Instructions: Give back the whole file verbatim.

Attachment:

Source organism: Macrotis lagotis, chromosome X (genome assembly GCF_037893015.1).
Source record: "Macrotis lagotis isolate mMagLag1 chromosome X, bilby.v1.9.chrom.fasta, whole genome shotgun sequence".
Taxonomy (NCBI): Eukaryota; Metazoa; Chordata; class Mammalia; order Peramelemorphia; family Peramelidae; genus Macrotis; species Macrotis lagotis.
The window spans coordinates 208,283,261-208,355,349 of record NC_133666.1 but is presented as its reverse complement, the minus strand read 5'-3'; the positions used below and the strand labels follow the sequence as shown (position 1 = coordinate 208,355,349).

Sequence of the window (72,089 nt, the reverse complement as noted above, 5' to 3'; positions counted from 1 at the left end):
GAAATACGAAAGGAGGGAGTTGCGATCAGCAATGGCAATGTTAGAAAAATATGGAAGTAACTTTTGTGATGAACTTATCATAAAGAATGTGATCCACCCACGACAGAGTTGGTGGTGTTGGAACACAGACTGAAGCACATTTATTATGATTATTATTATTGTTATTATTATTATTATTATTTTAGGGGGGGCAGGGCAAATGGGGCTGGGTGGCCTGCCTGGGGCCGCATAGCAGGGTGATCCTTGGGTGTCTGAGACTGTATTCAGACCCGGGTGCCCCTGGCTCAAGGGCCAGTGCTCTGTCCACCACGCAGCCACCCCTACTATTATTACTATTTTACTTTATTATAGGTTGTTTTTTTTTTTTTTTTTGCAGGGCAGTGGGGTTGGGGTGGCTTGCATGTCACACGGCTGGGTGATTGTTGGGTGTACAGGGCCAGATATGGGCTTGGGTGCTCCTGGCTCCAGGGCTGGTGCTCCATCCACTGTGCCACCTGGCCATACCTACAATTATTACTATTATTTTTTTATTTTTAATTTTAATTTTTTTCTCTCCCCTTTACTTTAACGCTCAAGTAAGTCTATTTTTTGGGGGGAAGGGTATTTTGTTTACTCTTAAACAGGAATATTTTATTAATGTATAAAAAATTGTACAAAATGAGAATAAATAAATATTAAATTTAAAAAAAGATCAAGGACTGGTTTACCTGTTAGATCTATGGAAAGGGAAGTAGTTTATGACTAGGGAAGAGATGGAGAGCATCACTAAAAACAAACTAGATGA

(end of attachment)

Source organism: Macrotis lagotis, chromosome X (genome assembly GCF_037893015.1).
Source record: "Macrotis lagotis isolate mMagLag1 chromosome X, bilby.v1.9.chrom.fasta, whole genome shotgun sequence".
Taxonomy (NCBI): Eukaryota; Metazoa; Chordata; class Mammalia; order Peramelemorphia; family Peramelidae; genus Macrotis; species Macrotis lagotis.
The window spans coordinates 208,283,261-208,355,349 of record NC_133666.1 but is presented as its reverse complement, the minus strand read 5'-3'; the positions used below and the strand labels follow the sequence as shown (position 1 = coordinate 208,355,349).

Sequence of the window (72,089 nt, the reverse complement as noted above, 5' to 3'; positions counted from 1 at the left end):
GAAATACGAAAGGAGGGAGTTGCGATCAGCAATGGCAATGTTAGAAAAATATGGAAGTAACTTTTGTGATGAACTTATCATAAAGAATGTGATCCACCCACGACAGAGTTGGTGGTGTTGGAACACAGACTGAAGCACATTTATTATGATTATTATTATTGTTATTATTATTATTATTATTTTAGGGGGGGCAGGGCAAATGGGGCTGGGTGGCCTGCCTGGGGCCGCATAGCAGGGTGATCCTTGGGTGTCTGAGACTGTATTCAGACCCGGGTGCCCCTGGCTCAAGGGCCAGTGCTCTGTCCACCACGCAGCCACCCCTACTATTATTACTATTTTACTTTATTATAGGTTGTTTTTTTTTTTTTTTTTGCAGGGCAGTGGGGTTGGGGTGGCTTGCATGTCACACGGCTGGGTGATTGTTGGGTGTACAGGGCCAGATATGGGCTTGGGTGCTCCTGGCTCCAGGGCTGGTGCTCCATCCACTGTGCCACCTGGCCATACCTACAATTATTACTATTATTTTTTTATTTTTAATTTTAATTTTTTTCTCTCCCCTTTACTTTAACGCTCAAGTAAGTCTATTTTTTGGGGGGAAGGGTATTTTGTTTACTCTTAAACAGGAATATTTTATTAATGTATAAAAAATTGTACAAAATGAGAATAAATAAATATTAAATTTAAAAAAAGATCAAGGACTGGTTTACCTGTTAGATCTATGGAAAGGGAAGTAGTTTATGACTAGGGAAGAGATGGAGAGCATCACTAAAAACAAACTAGATGA